Head athletic trainer Lonnie Soloff said Friday that an MRI showed a "high-grade left hamstring tear," and Dellucci would undergo surgery Thursday at the Cleveland Clinic.
"The good news is that this is not career-ending or even career-threatening," he said. "He will be back to 100 percent by the end of the season."
Eight weeks is the estimated amount of time for Dellucci to rehabilitate his hamstring and return to the lineup, although that could change. In the meantime, the Indians will continue to give different players a look at the position.
"We're going to let this play out, and see what direction it takes us in," manager Eric Wedge said. "We'll play whoever gives us the best chance to win."
Wedge added that he wouldn't be opposed to a permanent replacement, if a player were to emerge and overtake the others for the spot. One candidate would be Jason Michaels, who recorded five hits in 10 at-bats during the series with Philadelphia.
He's also a veteran player, having spent the last six years on a Major League roster. Wedge said that Michaels was one possibility, but he wasn't committing to anybody just yet.
If all goes as planned, Dellucci will make his return in mid-August, in time for the final weeks of the season. The hamstring that he tore was one of his two interior ones, which bodes well for long-term recovery. It is the one commonly taken out during ACL surgery to help reconstruct the ACL.
"In terms of long-term prognosis, it looks very good," Soloff said.
Dellucci's injury occurred in the fourth inning of Tuesday night's game while he was running to first base. Even after the injury, he tried to beat out the throw to first, making it safely by diving toward the base.
More injury news: Pitching prospect Adam Miller threw a simulated game for Triple-A Buffalo on Friday, throwing 34 pitches over two innings. He'll be evaluated on Saturday, and is expected to be cleared to pitch in Monday's game in Buffalo.
Miller strained a tendon in the middle finger of his right hand in early May, and has been recovering ever since. After Friday's simulated start, he told The Buffalo News that he felt fine.
"The finger is fine. I'm not even really thinking about it anymore," he said. "I'm just thinking like it's Spring Training, trying to get back into shape and get ready for games."
Here's the question: When was the last time the Indians played in Washington, D.C.?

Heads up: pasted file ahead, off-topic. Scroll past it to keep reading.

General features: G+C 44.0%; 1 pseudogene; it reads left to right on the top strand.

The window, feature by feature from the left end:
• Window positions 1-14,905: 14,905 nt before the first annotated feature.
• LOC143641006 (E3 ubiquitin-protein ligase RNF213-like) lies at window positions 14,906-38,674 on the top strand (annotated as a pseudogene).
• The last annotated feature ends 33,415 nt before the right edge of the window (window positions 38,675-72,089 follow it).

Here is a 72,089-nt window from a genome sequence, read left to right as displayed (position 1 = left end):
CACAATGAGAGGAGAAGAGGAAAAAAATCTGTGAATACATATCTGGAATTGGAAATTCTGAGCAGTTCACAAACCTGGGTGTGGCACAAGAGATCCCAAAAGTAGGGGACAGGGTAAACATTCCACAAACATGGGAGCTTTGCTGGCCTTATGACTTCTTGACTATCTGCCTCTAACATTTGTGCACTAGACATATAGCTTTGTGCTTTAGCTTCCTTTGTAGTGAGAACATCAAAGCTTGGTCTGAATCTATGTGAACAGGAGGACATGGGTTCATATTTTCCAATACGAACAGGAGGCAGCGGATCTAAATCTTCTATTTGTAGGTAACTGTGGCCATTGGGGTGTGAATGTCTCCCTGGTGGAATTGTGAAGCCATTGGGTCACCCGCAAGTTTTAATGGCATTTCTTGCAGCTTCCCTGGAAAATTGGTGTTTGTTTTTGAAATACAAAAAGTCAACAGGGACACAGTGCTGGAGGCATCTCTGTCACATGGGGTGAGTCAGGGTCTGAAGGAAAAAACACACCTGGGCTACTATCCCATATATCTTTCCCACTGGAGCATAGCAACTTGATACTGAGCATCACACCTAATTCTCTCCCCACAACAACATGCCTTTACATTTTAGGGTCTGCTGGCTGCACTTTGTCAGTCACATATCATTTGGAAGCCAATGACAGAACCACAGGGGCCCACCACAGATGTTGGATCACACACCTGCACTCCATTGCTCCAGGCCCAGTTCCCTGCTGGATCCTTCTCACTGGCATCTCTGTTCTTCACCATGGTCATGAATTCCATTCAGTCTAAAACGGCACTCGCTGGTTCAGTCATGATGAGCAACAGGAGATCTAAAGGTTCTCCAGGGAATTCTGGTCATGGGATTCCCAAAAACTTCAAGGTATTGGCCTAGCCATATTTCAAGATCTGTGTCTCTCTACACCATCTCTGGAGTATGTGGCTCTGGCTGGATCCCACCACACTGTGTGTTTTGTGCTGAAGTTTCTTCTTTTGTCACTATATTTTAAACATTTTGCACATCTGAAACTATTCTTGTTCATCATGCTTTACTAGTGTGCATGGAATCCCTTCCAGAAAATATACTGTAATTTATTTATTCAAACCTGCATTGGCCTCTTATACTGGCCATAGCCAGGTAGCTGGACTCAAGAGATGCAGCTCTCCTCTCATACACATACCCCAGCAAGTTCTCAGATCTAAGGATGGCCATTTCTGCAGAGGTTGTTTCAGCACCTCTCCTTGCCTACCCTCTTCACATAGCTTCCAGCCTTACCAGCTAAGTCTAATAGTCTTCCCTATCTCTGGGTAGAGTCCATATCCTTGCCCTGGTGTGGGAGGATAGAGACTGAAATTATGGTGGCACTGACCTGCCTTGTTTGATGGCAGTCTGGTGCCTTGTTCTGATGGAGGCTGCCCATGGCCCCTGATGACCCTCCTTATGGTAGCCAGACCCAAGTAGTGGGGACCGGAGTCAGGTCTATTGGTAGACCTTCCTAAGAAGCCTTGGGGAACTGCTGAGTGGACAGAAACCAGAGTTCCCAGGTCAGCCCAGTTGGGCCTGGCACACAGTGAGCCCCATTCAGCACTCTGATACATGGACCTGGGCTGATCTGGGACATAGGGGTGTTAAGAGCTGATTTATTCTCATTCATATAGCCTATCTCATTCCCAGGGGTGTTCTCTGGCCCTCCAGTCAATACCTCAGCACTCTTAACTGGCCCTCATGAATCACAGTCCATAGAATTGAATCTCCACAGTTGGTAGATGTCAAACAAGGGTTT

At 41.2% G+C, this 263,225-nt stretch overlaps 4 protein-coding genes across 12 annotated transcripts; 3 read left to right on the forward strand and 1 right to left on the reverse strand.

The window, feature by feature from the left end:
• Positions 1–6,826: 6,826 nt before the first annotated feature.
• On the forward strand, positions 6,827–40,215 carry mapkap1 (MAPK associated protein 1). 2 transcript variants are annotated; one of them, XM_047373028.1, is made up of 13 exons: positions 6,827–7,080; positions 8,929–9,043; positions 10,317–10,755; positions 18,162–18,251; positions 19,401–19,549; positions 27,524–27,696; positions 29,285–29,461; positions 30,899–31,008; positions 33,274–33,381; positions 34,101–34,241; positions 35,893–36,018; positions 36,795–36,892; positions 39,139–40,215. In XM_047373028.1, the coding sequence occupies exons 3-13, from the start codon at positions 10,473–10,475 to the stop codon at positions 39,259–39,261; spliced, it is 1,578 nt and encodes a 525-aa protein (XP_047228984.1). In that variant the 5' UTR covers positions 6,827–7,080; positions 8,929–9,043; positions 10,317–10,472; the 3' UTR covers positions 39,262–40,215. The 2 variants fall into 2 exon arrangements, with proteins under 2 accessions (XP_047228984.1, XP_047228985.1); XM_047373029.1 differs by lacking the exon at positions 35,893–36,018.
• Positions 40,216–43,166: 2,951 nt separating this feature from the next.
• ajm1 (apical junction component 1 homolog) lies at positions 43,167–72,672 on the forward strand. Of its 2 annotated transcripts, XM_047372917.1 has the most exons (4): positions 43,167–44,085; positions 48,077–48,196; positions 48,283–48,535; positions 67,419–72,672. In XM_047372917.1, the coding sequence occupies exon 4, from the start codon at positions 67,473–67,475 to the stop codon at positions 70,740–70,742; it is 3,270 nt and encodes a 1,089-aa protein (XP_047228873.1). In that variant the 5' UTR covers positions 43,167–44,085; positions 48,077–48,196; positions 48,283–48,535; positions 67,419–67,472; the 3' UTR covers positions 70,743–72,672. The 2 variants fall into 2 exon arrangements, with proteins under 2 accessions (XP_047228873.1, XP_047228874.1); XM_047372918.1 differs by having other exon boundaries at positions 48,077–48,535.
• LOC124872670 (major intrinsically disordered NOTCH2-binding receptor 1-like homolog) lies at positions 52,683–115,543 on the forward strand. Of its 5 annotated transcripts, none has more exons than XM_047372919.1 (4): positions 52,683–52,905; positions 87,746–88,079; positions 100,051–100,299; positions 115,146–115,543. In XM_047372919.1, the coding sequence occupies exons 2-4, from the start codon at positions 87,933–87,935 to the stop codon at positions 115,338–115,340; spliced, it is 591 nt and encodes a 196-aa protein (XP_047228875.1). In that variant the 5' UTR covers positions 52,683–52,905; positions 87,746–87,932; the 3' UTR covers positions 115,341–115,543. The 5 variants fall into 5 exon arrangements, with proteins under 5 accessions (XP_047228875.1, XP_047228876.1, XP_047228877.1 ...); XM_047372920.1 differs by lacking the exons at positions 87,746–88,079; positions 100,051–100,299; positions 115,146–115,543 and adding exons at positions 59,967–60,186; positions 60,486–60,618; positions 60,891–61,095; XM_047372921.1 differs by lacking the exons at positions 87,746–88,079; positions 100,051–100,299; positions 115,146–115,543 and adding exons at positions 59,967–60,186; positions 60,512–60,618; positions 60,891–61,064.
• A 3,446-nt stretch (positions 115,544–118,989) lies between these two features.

Two Indians prospects were chosen to participate. Pitcher Chuck Lofgren, a lefty throwing for Double-A Akron, will pitch for the U.S. team, and catcher Max Ramirez, who plays for Class A Kingston, will catch for the World team.
Tribe tidbits: Indians players and coaches took in the sights of Washington on Friday as they visited the White House and Capitol buildings. Wedge said that it was a short visit, but he was impressed with the history and architecture of both buildings. ... Cleveland pitcher Fausto Carmona is still looking for the first hit of his Major League career. He had a sacrifice bunt against the Florida Marlins on June 12. ... A long week could get longer in Washington. Detroit and Cleveland are currently ranked one and two in runs scored, and the Tigers scored 32 runs during their three games against the Nationals
And the answer is: The Indians lost, 3-2, to the Washington Senators on Sept. 22, 1971. Only 1,458 fans were at RFK Stadium for that game.
On this date: In 1946, Bill Veeck became owner of the Cleveland Indians. Veeck was a pioneer in several aspects of the game, but not all of them continue to this day. In Cleveland, he had a movable fence installed that could be adjusted depending on the day's opponent and how strong its batters were. Veeck sold the Indians in 1949.
On deck: Cleveland stays in the nation's capital for the second of a three-game series against the Nationals. Right-hander Paul Byrd (6-3, 4.81 ERA) will pitch for the Indians and left-hander Matt Chico (3-5, 5.35 ERA) will go for the Nationals. Game time is 7:05 p.m. ET at RFK Stadium.
Michael Phillips is an associate reporter for MLB.com. This story was not subject to the approval of Major League Baseball or its clubs.Less